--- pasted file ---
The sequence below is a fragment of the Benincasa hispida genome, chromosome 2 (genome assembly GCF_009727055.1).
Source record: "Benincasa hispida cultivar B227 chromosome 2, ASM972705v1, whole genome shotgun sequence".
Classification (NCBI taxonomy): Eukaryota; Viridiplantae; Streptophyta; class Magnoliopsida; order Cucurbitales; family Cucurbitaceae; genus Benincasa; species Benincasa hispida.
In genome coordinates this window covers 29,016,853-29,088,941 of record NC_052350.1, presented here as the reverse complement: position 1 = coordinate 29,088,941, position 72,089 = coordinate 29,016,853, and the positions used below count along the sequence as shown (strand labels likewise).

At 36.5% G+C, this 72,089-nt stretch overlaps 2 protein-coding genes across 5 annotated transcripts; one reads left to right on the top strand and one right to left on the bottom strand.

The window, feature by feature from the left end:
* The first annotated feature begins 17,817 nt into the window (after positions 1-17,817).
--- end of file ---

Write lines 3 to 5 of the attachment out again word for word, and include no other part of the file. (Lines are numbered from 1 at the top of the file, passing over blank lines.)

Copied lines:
Classification (NCBI taxonomy): Eukaryota; Viridiplantae; Streptophyta; class Magnoliopsida; order Cucurbitales; family Cucurbitaceae; genus Benincasa; species Benincasa hispida.
In genome coordinates this window covers 29,016,853-29,088,941 of record NC_052350.1, presented here as the reverse complement: position 1 = coordinate 29,088,941, position 72,089 = coordinate 29,016,853, and the positions used below count along the sequence as shown (strand labels likewise).

At 36.5% G+C, this 72,089-nt stretch overlaps 2 protein-coding genes across 5 annotated transcripts; one reads left to right on the top strand and one right to left on the bottom strand.